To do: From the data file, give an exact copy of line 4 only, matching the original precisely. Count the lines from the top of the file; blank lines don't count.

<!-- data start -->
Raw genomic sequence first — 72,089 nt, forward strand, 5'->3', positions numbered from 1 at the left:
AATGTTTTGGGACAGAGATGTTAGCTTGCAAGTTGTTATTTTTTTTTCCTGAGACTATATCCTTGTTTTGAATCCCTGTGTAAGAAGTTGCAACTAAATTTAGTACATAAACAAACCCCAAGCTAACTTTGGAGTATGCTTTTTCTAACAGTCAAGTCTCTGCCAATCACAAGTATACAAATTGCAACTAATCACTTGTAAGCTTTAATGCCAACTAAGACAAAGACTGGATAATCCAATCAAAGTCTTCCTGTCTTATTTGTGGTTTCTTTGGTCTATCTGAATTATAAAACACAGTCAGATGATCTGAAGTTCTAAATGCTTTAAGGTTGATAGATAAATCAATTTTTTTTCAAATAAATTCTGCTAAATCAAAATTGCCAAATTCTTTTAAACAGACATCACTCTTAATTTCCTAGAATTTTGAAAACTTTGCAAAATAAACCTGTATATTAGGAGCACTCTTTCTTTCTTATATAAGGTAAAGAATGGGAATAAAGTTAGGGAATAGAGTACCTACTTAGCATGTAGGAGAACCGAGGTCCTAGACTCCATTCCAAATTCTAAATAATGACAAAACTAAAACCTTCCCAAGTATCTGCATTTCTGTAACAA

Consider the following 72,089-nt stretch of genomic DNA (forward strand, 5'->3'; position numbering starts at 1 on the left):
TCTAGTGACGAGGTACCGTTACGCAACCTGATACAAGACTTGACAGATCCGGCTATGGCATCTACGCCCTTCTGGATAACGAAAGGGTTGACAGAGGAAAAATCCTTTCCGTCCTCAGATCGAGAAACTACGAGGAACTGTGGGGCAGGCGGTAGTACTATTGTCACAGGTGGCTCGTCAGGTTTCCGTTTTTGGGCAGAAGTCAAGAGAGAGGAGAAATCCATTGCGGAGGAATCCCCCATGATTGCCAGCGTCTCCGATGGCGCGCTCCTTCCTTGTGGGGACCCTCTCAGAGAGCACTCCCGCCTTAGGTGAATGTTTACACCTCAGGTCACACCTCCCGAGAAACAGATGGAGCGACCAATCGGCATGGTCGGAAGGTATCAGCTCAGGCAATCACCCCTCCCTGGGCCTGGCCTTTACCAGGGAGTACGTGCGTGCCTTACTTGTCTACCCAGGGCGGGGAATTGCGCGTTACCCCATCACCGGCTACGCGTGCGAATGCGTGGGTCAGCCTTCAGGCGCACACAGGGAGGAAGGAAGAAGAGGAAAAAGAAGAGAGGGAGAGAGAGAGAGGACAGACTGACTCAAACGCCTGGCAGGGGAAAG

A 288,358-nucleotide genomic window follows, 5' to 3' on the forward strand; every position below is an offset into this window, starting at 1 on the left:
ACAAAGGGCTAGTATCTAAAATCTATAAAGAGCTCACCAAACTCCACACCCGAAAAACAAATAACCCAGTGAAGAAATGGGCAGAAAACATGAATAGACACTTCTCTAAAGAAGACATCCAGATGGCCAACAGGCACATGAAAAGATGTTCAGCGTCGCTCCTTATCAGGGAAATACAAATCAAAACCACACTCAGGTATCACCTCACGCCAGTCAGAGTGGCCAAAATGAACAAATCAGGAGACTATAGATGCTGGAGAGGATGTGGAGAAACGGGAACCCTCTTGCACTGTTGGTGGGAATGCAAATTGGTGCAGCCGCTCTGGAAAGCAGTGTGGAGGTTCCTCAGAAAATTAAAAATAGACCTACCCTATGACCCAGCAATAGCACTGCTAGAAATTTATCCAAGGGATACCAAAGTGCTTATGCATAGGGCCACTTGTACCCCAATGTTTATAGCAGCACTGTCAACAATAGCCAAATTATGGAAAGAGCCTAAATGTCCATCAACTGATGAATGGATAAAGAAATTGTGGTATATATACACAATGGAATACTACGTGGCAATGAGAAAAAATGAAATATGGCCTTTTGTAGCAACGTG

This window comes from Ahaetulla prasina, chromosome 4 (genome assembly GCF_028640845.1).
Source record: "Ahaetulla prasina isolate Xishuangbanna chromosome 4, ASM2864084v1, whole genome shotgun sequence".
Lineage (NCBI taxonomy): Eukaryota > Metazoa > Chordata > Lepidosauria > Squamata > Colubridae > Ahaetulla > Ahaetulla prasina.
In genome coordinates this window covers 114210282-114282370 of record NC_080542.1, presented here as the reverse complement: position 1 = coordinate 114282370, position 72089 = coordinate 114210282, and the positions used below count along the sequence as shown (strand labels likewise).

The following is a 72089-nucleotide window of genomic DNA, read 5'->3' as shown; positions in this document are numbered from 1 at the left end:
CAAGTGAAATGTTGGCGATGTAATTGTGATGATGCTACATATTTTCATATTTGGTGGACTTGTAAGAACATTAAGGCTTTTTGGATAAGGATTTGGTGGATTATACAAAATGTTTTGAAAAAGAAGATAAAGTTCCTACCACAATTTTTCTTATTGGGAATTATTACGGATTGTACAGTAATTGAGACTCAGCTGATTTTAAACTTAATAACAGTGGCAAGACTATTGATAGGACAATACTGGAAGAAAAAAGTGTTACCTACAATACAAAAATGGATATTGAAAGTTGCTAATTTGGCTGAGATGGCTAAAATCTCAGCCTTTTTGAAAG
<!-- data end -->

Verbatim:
TCTAGTGACGAGGTACCGTTACGCAACCTGATACAAGACTTGACAGATCCGGCTATGGCATCTACGCCCTTCTGGATAACGAAAGGGTTGACAGAGGAAAAATCCTTTCCGTCCTCAGATCGAGAAACTACGAGGAACTGTGGGGCAGGCGGTAGTACTATTGTCACAGGTGGCTCGTCAGGTTTCCGTTTTTGGGCAGAAGTCAAGAGAGAGGAGAAATCCATTGCGGAGGAATCCCCCATGATTGCCAGCGTCTCCGATGGCGCGCTCCTTCCTTGTGGGGACCCTCTCAGAGAGCACTCCCGCCTTAGGTGAATGTTTACACCTCAGGTCACACCTCCCGAGAAACAGATGGAGCGACCAATCGGCATGGTCGGAAGGTATCAGCTCAGGCAATCACCCCTCCCTGGGCCTGGCCTTTACCAGGGAGTACGTGCGTGCCTTACTTGTCTACCCAGGGCGGGGAATTGCGCGTTACCCCATCACCGGCTACGCGTGCGAATGCGTGGGTCAGCCTTCAGGCGCACACAGGGAGGAAGGAAGAAGAGGAAAAAGAAGAGAGGGAGAGAGAGAGAGGACAGACTGACTCAAACGCCTGGCAGGGGAAAG